April 4, 2017 By FTI Consulting
Our lead analysis this week is about President Michel Temer’s last push to pass a wide-raging pension reform in Congress. We think Temer will likely secure approval for the legislation over the next four months, so the crucial question is not “whether” but “how” Brazil will reform its pension system. The threshold in Congress for this type of structural change is high — a three-fifths majority in both houses — and it is clear that the government’s initial proposal will not receive the necessary votes. The time for hard political bargaining and compromises has arrived.
If, as we expect, Temer manages to keep the three most important points of the legislation largely untouched, the reform will be seen by the market as a big success. But increased resistance by lawmakers may demand some deeper concessions. We think the complete implosion of the reform will only happen in very extreme (and unlikely) scenarios, like Car Wash posing an existential threat to the government and paralyzing its legislative agenda. The most probable negative scenario is an underwhelming reform that doesn’t address the unsustainable cost trajectory of Brazil’s pension system.
Also on Brazil, the scandal involving the meat industry is still causing considerable pain. JBS, the world’s biggest meatpacking company, is allegedly having second thoughts about a $1 billion IPO in New York initially scheduled for May or June (although the company is officially denying these reports). Here we are looking at repercussions in two crucial areas for Brazilian politics and policy.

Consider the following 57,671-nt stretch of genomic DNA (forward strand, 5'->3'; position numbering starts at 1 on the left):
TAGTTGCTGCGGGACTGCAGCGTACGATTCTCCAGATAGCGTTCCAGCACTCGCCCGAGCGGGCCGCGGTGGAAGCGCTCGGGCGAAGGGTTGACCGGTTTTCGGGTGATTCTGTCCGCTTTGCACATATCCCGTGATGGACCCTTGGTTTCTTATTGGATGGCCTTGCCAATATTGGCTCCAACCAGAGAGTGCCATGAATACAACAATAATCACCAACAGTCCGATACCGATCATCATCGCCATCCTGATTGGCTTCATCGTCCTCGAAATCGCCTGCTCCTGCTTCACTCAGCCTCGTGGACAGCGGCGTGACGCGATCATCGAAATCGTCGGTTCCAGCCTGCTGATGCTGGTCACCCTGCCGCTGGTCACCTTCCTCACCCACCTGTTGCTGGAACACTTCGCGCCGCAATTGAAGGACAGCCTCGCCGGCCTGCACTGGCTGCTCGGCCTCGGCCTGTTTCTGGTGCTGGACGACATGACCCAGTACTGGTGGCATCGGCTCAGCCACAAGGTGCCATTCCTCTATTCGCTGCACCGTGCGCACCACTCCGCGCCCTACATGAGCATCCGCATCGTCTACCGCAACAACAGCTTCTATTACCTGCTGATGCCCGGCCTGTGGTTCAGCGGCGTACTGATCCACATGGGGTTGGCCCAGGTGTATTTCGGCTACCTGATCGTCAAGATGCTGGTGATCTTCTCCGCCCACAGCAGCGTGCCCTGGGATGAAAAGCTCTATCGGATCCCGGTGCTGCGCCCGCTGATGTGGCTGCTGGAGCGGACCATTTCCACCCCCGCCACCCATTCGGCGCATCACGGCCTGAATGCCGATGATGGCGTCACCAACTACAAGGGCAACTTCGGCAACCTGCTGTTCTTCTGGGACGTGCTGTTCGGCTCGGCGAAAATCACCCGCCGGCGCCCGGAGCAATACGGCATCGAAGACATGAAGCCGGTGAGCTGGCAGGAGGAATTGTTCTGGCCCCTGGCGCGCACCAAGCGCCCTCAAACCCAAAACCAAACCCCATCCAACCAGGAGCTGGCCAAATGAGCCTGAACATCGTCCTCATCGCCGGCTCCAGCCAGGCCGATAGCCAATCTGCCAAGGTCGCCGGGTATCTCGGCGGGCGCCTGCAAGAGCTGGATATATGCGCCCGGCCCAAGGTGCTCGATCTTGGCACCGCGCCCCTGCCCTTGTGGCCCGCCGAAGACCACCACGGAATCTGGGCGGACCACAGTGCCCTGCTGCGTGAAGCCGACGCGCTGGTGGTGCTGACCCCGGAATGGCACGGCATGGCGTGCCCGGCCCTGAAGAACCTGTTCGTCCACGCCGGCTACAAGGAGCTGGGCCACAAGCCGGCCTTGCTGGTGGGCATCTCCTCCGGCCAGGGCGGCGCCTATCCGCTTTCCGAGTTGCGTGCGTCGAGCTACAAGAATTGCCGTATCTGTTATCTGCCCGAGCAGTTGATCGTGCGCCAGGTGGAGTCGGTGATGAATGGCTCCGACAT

First, the controversial police operation against meatpacking facilities has emboldened forces in Congress seeking to limit the powers of prosecutors and the judiciary. Their target is Operation Car Wash. Second, Brazil has for a long time fought to convince foreign governments that its highly competitive meat industry obeyed the highest sanitary standards. The scandal has a huge reputational cost at a time when free trade negotiations with the EU are moving forward and, more broadly, Brazil is trying to pivot to a much more open approach to trade.
Still on trade, we doubt Mexico will threaten to slap tariffs on US corn to pressure Trump on NAFTA. But the Mexicans could eventually act “indirectly” by exempting Brazilian and Argentinian agricultural goods from duties. This would pressure US corn producers, while deepening economic ties to the rest of Latin America — a decades-old (and still unfulfilled) promise of Mexican diplomacy.
In any case, Peña Nieto will stick to his wait-and-see approach and is very unlikely to make big moves anytime soon. The Mexican economy is doing surprisingly well and there is no need to rush into a confrontation with Trump.
Lastly, latest polls in Colombia confirm our hypothesis that corruption will be one of the most important (if not the most important) topic in the 2018 presidential election. This is good news for candidates that have remained distant from the Santos-Uribe polarization, such as Claudia López and Sergio Fajardo. Given his proximity to the president and reputation as an establishment figure, former Vice-President Germán Vargas Lleras should be worried about his negative image.